Trustees hear report on enrollment, admissions, financial aid

November 20, 2015

UNIVERSITY PARK, Pa. — Penn State established a new all-time high with 130,754 total applications for admission in 2015 — an increase of 54 percent since 2005, according to Rob Pangborn, vice president and dean for Undergraduate Education, in a report presented Nov. 20 to the University’s Board of Trustees. 

The record application count included 87,859 undergraduate applications — also an all-time high and a 67 percent jump compared to just a decade ago. Of those students accepted to the University this year, the incoming class at University Park totals 7,830 students, with an additional 7,900 students beginning their studies at one of the Commonwealth Campuses.

Total University-wide enrollment for the fall 2015 semester, including undergraduate, graduate, law, medical, World Campus and Penn College students, stands at 97,494, an increase of 1,521 students from last fall.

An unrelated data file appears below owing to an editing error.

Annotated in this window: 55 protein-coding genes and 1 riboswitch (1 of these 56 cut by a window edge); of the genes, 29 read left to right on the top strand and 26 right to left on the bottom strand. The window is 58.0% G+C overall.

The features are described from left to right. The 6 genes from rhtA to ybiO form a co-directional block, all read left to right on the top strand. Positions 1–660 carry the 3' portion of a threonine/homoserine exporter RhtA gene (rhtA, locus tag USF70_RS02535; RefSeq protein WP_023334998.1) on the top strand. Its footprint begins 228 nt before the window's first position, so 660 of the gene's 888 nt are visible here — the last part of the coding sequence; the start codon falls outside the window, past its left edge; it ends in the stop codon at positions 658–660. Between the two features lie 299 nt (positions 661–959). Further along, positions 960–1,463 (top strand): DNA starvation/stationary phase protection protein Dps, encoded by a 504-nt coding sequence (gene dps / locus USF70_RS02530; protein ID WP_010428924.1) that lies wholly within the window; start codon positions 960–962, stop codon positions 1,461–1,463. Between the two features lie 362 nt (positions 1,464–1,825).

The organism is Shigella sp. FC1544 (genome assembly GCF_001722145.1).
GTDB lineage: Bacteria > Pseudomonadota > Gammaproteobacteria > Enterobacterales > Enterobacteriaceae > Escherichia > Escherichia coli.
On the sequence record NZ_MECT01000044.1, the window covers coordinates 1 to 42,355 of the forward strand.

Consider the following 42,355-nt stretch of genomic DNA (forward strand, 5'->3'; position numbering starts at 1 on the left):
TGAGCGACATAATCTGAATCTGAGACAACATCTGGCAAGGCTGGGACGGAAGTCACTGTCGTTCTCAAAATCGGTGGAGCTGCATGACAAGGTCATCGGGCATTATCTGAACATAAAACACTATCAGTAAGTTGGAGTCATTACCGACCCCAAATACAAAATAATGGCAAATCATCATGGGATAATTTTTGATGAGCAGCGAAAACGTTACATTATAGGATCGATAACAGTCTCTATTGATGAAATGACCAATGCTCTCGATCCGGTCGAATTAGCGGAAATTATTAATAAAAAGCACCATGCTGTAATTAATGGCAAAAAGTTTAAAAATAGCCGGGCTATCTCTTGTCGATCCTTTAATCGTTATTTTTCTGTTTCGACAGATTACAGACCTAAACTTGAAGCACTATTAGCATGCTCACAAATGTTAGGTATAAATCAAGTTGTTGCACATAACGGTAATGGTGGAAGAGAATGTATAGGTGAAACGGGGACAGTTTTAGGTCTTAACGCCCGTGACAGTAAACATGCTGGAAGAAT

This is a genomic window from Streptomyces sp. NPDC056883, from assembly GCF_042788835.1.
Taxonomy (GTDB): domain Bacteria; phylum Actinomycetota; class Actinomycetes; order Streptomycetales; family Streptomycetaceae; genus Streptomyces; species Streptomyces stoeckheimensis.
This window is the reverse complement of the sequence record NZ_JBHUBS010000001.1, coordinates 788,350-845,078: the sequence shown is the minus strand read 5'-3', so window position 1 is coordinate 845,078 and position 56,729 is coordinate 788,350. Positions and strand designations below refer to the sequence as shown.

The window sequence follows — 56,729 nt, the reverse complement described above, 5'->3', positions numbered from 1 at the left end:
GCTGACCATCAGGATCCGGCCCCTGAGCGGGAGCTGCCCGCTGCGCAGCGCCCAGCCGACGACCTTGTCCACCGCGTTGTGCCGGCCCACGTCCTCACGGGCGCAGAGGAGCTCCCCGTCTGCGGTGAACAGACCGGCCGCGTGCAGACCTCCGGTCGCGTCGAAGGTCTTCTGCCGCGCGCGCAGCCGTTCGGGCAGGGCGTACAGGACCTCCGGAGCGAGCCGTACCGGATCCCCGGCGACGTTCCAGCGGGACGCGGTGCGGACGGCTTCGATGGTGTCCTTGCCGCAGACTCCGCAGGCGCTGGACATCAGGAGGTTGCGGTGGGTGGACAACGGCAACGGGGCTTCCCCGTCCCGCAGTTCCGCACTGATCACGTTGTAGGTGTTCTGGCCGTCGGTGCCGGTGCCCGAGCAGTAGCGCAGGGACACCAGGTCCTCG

“Most of the recent enrollment growth has been propelled by the World Campus,” Pangborn said. “Online learners are up more than 1,400 from last year and now comprise more than 12,000 students.”

The official enrollment census is a snapshot of enrollment taken at the sixth week of the fall semester and takes into account all resident and online students at the University.

University Park undergraduate enrollment stands at 40,742 students, an 18 percent increase since 2005. Undergraduate enrollment at the Commonwealth campuses remains in line with its four-year average and currently stands at 29,938, a number that includes all provisional, non-degree, associate and baccalaureate students.

“Baccalaureate enrollments at the Commonwealth Campuses have grown modestly over the last decade as the campuses have added selected four-year programs,” said Pangborn. “Since 2005, students pursuing four-year programs have increased by almost 5,000 to more than 26,000, including an additional 350 over the last year. The baccalaureate growth offsets declines in the students enrolled in associate degree programs.”